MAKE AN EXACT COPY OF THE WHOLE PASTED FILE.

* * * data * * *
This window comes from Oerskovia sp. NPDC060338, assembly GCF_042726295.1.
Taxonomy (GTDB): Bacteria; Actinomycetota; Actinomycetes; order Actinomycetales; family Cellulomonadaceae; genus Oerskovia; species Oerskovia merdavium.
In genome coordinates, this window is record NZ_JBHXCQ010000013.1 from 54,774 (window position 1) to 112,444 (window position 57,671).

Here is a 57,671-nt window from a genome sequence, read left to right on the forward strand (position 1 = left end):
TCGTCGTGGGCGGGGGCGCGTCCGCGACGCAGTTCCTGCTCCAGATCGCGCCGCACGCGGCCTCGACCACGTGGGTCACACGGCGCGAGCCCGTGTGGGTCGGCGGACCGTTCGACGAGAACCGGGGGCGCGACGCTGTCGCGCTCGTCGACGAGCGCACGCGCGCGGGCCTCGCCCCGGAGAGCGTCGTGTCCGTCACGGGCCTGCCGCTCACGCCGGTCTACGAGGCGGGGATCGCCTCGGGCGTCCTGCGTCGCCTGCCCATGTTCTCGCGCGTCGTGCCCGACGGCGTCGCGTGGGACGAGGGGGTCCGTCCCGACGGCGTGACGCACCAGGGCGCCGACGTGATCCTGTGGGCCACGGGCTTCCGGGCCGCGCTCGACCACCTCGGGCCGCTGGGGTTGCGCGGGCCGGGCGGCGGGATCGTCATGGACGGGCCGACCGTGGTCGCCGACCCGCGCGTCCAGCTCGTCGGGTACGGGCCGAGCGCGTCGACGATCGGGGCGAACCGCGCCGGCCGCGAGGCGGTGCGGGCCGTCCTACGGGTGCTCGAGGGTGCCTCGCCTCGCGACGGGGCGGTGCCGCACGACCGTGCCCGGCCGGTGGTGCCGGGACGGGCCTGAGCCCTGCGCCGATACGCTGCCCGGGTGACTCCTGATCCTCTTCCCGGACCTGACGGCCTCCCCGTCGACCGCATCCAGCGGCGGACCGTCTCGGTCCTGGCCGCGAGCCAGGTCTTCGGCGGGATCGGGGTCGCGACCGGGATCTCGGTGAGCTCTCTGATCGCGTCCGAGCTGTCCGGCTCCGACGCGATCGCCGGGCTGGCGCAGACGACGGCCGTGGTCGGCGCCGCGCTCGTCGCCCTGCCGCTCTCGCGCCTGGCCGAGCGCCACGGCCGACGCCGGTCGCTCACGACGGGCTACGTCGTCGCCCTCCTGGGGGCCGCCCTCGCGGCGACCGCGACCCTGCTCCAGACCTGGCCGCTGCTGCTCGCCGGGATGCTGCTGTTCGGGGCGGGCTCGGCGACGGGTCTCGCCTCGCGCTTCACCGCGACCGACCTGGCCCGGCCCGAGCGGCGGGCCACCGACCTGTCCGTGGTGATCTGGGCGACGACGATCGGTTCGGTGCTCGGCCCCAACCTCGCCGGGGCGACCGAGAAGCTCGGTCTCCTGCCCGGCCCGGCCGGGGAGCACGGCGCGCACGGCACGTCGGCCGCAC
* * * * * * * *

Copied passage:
This window comes from Oerskovia sp. NPDC060338, assembly GCF_042726295.1.
Taxonomy (GTDB): Bacteria; Actinomycetota; Actinomycetes; order Actinomycetales; family Cellulomonadaceae; genus Oerskovia; species Oerskovia merdavium.
In genome coordinates, this window is record NZ_JBHXCQ010000013.1 from 54,774 (window position 1) to 112,444 (window position 57,671).

Here is a 57,671-nt window from a genome sequence, read left to right on the forward strand (position 1 = left end):
TCGTCGTGGGCGGGGGCGCGTCCGCGACGCAGTTCCTGCTCCAGATCGCGCCGCACGCGGCCTCGACCACGTGGGTCACACGGCGCGAGCCCGTGTGGGTCGGCGGACCGTTCGACGAGAACCGGGGGCGCGACGCTGTCGCGCTCGTCGACGAGCGCACGCGCGCGGGCCTCGCCCCGGAGAGCGTCGTGTCCGTCACGGGCCTGCCGCTCACGCCGGTCTACGAGGCGGGGATCGCCTCGGGCGTCCTGCGTCGCCTGCCCATGTTCTCGCGCGTCGTGCCCGACGGCGTCGCGTGGGACGAGGGGGTCCGTCCCGACGGCGTGACGCACCAGGGCGCCGACGTGATCCTGTGGGCCACGGGCTTCCGGGCCGCGCTCGACCACCTCGGGCCGCTGGGGTTGCGCGGGCCGGGCGGCGGGATCGTCATGGACGGGCCGACCGTGGTCGCCGACCCGCGCGTCCAGCTCGTCGGGTACGGGCCGAGCGCGTCGACGATCGGGGCGAACCGCGCCGGCCGCGAGGCGGTGCGGGCCGTCCTACGGGTGCTCGAGGGTGCCTCGCCTCGCGACGGGGCGGTGCCGCACGACCGTGCCCGGCCGGTGGTGCCGGGACGGGCCTGAGCCCTGCGCCGATACGCTGCCCGGGTGACTCCTGATCCTCTTCCCGGACCTGACGGCCTCCCCGTCGACCGCATCCAGCGGCGGACCGTCTCGGTCCTGGCCGCGAGCCAGGTCTTCGGCGGGATCGGGGTCGCGACCGGGATCTCGGTGAGCTCTCTGATCGCGTCCGAGCTGTCCGGCTCCGACGCGATCGCCGGGCTGGCGCAGACGACGGCCGTGGTCGGCGCCGCGCTCGTCGCCCTGCCGCTCTCGCGCCTGGCCGAGCGCCACGGCCGACGCCGGTCGCTCACGACGGGCTACGTCGTCGCCCTCCTGGGGGCCGCCCTCGCGGCGACCGCGACCCTGCTCCAGACCTGGCCGCTGCTGCTCGCCGGGATGCTGCTGTTCGGGGCGGGCTCGGCGACGGGTCTCGCCTCGCGCTTCACCGCGACCGACCTGGCCCGGCCCGAGCGGCGGGCCACCGACCTGTCCGTGGTGATCTGGGCGACGACGATCGGTTCGGTGCTCGGCCCCAACCTCGCCGGGGCGACCGAGAAGCTCGGTCTCCTGCCCGGCCCGGCCGGGGAGCACGGCGCGCACGGCACGTCGGCCGCAC